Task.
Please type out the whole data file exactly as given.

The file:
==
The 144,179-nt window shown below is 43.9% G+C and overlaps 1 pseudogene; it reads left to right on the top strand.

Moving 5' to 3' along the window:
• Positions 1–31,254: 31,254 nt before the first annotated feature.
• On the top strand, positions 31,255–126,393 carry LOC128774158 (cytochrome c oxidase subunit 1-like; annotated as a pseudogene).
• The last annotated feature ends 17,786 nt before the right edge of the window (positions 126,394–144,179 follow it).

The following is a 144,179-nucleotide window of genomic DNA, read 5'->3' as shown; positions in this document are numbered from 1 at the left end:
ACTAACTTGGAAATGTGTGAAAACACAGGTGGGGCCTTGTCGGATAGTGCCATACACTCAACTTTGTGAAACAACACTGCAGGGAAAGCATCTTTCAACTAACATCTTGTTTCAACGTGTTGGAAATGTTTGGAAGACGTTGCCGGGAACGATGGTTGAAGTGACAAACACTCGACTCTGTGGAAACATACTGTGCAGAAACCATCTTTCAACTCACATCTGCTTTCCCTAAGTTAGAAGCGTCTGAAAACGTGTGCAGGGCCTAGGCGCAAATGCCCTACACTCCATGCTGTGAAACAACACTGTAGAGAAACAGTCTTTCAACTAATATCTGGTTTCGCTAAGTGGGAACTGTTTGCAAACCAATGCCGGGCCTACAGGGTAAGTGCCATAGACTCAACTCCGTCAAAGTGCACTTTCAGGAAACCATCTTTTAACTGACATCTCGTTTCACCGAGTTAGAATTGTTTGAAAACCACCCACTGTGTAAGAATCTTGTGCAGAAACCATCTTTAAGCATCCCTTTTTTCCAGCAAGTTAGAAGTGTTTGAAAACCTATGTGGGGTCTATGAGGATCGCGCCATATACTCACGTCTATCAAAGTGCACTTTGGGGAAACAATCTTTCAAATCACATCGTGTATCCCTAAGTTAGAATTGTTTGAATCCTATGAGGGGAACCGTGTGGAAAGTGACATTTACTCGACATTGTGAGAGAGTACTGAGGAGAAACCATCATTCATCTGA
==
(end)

The 144,179-nt window shown below is 43.9% G+C and overlaps 1 pseudogene; it reads left to right on the top strand.

Moving 5' to 3' along the window:
• Positions 1–31,254: 31,254 nt before the first annotated feature.
• On the top strand, positions 31,255–126,393 carry LOC128774158 (cytochrome c oxidase subunit 1-like; annotated as a pseudogene).
• The last annotated feature ends 17,786 nt before the right edge of the window (positions 126,394–144,179 follow it).

The following is a 144,179-nucleotide window of genomic DNA, read 5'->3' as shown; positions in this document are numbered from 1 at the left end:
ACTAACTTGGAAATGTGTGAAAACACAGGTGGGGCCTTGTCGGATAGTGCCATACACTCAACTTTGTGAAACAACACTGCAGGGAAAGCATCTTTCAACTAACATCTTGTTTCAACGTGTTGGAAATGTTTGGAAGACGTTGCCGGGAACGATGGTTGAAGTGACAAACACTCGACTCTGTGGAAACATACTGTGCAGAAACCATCTTTCAACTCACATCTGCTTTCCCTAAGTTAGAAGCGTCTGAAAACGTGTGCAGGGCCTAGGCGCAAATGCCCTACACTCCATGCTGTGAAACAACACTGTAGAGAAACAGTCTTTCAACTAATATCTGGTTTCGCTAAGTGGGAACTGTTTGCAAACCAATGCCGGGCCTACAGGGTAAGTGCCATAGACTCAACTCCGTCAAAGTGCACTTTCAGGAAACCATCTTTTAACTGACATCTCGTTTCACCGAGTTAGAATTGTTTGAAAACCACCCACTGTGTAAGAATCTTGTGCAGAAACCATCTTTAAGCATCCCTTTTTTCCAGCAAGTTAGAAGTGTTTGAAAACCTATGTGGGGTCTATGAGGATCGCGCCATATACTCACGTCTATCAAAGTGCACTTTGGGGAAACAATCTTTCAAATCACATCGTGTATCCCTAAGTTAGAATTGTTTGAATCCTATGAGGGGAACCGTGTGGAAAGTGACATTTACTCGACATTGTGAGAGAGTACTGAGGAGAAACCATCATTCATCTGA